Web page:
by Robert Martin | June 24, 2014 8:30 am
In early 2011, marijuana legalization measures — medical as well as recreational — were making their way to more ballots then they’d ever seen before. In fact, the movement began getting so much traction that by the end of the year, many investors had already picked their favorite medical marijuana stock like Medical Marijuana (MJNA), or perhaps were into names more aligned with recreational marijuana usage, such as GreenGro Technologies (GRNH).
While only two states of the many that were voting on marijuana actually passed new laws allowing it, shareholders of the typical marijuana stock or medical marijuana stock have remained confident that more states will legalize marijuana. Some investors have even remained faithful that the federal government will eventually lift its nationwide ban … even if it’s not proactively enforcing most of its current laws.
For the average current (or potential) owner of a medical marijuana stock, the legalization battles present many risks, but also many opportunities. If it’s allowed in more states, most marijuana stocks could grow into their frothy valuations, or perhaps invite new — and bigger — players into the arena. If instead marijuana legalization efforts hit a wall, not only will bigger companies choose not to enter the market, but many of the existing smaller companies will find they’re unable to meet shareholder expectations.
On that note, there are two key details that investors need to understand if they currently own a medical marijuana stock, might own one in the near future, or still are looking for the best way to play the trend.
While it has been widely and repeatedly suggested cigarette companies like Altria Group (MO) and Philip Morris International (PM) want to get into this multibillion-dollar industry, neither Philip Morris nor Altria nor any of their peers have alluded to actually doing so.
The core of the hesitance likely stems from the fact that the U.S. government seem unwilling to budge on the legalization of marijuana. Although it currently chooses to look the other way as long if it seems the state in question is applying its own laws, that’s a choice that could change at any moment.
Big Tobacco doesn’t want to be caught on the wrong side of a newly enforced-but-existing federal law.
Simultaneously, though it hasn’t been a stated, explicit goal of state laws so far, it’s not a stretch to say that states are working to ensure the medical marijuana and recreational marijuana industries remain small, cottage-like businesses with limited scale. In Colorado, for instance, at least 70% of what a dispensary sells must be grown on-site. That’s not efficient by Big Tobacco standards. Indeed, it’s a logistical and corporate personality mismatch, with not enough clear and consistent margins with ownership of dispensaries and their growing effort.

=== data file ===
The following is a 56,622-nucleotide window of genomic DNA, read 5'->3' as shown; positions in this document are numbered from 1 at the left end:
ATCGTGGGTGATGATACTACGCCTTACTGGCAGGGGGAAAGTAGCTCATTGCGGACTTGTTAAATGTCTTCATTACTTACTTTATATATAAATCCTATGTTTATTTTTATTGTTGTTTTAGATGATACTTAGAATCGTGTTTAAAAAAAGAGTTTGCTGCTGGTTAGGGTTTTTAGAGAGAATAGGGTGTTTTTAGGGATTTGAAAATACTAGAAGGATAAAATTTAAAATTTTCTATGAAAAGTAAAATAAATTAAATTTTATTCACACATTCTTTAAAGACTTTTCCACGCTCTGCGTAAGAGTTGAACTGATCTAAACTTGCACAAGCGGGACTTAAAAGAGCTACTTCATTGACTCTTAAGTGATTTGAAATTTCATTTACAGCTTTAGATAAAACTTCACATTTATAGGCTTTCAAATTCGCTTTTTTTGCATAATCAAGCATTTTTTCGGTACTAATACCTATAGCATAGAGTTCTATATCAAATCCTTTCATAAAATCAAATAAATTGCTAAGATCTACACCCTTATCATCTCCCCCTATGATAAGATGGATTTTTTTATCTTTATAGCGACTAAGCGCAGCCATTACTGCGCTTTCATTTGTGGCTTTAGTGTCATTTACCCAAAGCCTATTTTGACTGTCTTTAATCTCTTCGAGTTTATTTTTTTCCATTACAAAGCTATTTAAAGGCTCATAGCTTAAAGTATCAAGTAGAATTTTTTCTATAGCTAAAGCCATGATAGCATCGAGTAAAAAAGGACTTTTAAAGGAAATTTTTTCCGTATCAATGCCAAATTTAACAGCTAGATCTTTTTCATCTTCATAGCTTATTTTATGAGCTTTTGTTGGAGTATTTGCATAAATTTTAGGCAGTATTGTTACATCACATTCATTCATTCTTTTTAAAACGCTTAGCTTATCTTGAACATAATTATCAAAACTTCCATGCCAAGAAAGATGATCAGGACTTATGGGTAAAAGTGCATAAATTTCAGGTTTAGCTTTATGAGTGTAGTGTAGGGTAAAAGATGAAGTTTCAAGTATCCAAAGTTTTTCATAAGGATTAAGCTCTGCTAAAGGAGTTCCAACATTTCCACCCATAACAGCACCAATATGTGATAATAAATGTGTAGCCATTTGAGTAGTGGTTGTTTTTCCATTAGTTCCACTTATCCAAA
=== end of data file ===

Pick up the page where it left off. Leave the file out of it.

Whether the typical medical marijuana stock is investment-worthy has little to do with marijuana being legalized in more and more states; it’s going to be legalized in more states as time goes on; the only question on that front is one of pacing.
The bigger core question is one of viability.
Reality: Many marijuana stocks fell into favor not because shareholders could expect growth and profits from them, but because that company’s product seemed “cool” or was backed by a good story.
Moreover, some growers who were little more than hobbyists (that didn’t care about turning a profit, or know how to turn a profit) also found themselves supported by public funding, whether merited or not.
In time, though, investors are going to care more about the quality of earnings than the quality of the growers’ marijuana or the company’s marijuana-based products. Once it becomes clear not all marijuana stocks are built the same, investors are going to proverbially separate the men from the boys.
With that being said, the industry’s top dogs and most troubling liabilities may be as follows:
This isn’t the complete list of companies that stand to gain from the advent of legalized medical and recreational marijuana, though these companies represent a nice cross-section of the kinds of companies that are well-positioned for the foreseeable future. All have marketable products and an existing foothold in the industry.
It is beyond the scope of this report to name a particularly poor medical marijuana stock. However, there are some common elements among most of the least attractive names within the marijuana business:
Again, this is not an exhaustive list of potential winners nor of qualities of losers in light of the ongoing legalization of medical and recreational marijuana, nor would it be impossible for a medical marijuana stock mentioned above to move to the loser list should its situation change over time.
As it stands right now, however, the best and worst bets appear to be as described above.
As of this writing, James Brumley did not hold a position in any of the aforementioned securities.
Source URL: http://investorplace.com/2014/06/marijuana-stocks-gain-lose/
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